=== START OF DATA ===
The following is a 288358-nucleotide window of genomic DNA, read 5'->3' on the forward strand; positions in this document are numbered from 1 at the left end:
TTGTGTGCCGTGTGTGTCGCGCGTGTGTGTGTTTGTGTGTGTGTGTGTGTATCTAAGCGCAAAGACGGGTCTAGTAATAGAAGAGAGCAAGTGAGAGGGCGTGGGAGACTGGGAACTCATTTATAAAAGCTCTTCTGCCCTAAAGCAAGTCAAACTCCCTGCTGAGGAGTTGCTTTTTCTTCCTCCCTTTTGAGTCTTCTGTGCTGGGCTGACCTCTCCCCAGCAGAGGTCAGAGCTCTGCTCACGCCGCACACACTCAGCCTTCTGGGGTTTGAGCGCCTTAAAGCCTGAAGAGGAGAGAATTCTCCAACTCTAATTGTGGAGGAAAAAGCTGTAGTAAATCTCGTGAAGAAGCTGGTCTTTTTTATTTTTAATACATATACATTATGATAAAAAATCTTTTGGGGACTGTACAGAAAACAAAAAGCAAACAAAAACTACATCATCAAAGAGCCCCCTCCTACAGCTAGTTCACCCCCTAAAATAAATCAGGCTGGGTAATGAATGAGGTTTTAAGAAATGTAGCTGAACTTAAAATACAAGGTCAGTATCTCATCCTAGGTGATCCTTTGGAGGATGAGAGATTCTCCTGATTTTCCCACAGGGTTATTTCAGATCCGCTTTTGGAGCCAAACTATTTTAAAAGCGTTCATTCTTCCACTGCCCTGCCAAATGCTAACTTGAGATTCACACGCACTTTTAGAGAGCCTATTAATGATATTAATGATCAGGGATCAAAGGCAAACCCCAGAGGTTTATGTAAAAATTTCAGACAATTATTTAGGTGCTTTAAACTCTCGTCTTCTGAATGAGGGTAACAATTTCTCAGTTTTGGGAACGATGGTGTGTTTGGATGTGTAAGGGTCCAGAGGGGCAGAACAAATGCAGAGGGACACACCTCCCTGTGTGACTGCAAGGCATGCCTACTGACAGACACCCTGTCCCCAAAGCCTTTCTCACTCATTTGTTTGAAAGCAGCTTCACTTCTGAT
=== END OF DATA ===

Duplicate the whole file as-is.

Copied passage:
The following is a 288358-nucleotide window of genomic DNA, read 5'->3' on the forward strand; positions in this document are numbered from 1 at the left end:
TTGTGTGCCGTGTGTGTCGCGCGTGTGTGTGTTTGTGTGTGTGTGTGTGTATCTAAGCGCAAAGACGGGTCTAGTAATAGAAGAGAGCAAGTGAGAGGGCGTGGGAGACTGGGAACTCATTTATAAAAGCTCTTCTGCCCTAAAGCAAGTCAAACTCCCTGCTGAGGAGTTGCTTTTTCTTCCTCCCTTTTGAGTCTTCTGTGCTGGGCTGACCTCTCCCCAGCAGAGGTCAGAGCTCTGCTCACGCCGCACACACTCAGCCTTCTGGGGTTTGAGCGCCTTAAAGCCTGAAGAGGAGAGAATTCTCCAACTCTAATTGTGGAGGAAAAAGCTGTAGTAAATCTCGTGAAGAAGCTGGTCTTTTTTATTTTTAATACATATACATTATGATAAAAAATCTTTTGGGGACTGTACAGAAAACAAAAAGCAAACAAAAACTACATCATCAAAGAGCCCCCTCCTACAGCTAGTTCACCCCCTAAAATAAATCAGGCTGGGTAATGAATGAGGTTTTAAGAAATGTAGCTGAACTTAAAATACAAGGTCAGTATCTCATCCTAGGTGATCCTTTGGAGGATGAGAGATTCTCCTGATTTTCCCACAGGGTTATTTCAGATCCGCTTTTGGAGCCAAACTATTTTAAAAGCGTTCATTCTTCCACTGCCCTGCCAAATGCTAACTTGAGATTCACACGCACTTTTAGAGAGCCTATTAATGATATTAATGATCAGGGATCAAAGGCAAACCCCAGAGGTTTATGTAAAAATTTCAGACAATTATTTAGGTGCTTTAAACTCTCGTCTTCTGAATGAGGGTAACAATTTCTCAGTTTTGGGAACGATGGTGTGTTTGGATGTGTAAGGGTCCAGAGGGGCAGAACAAATGCAGAGGGACACACCTCCCTGTGTGACTGCAAGGCATGCCTACTGACAGACACCCTGTCCCCAAAGCCTTTCTCACTCATTTGTTTGAAAGCAGCTTCACTTCTGAT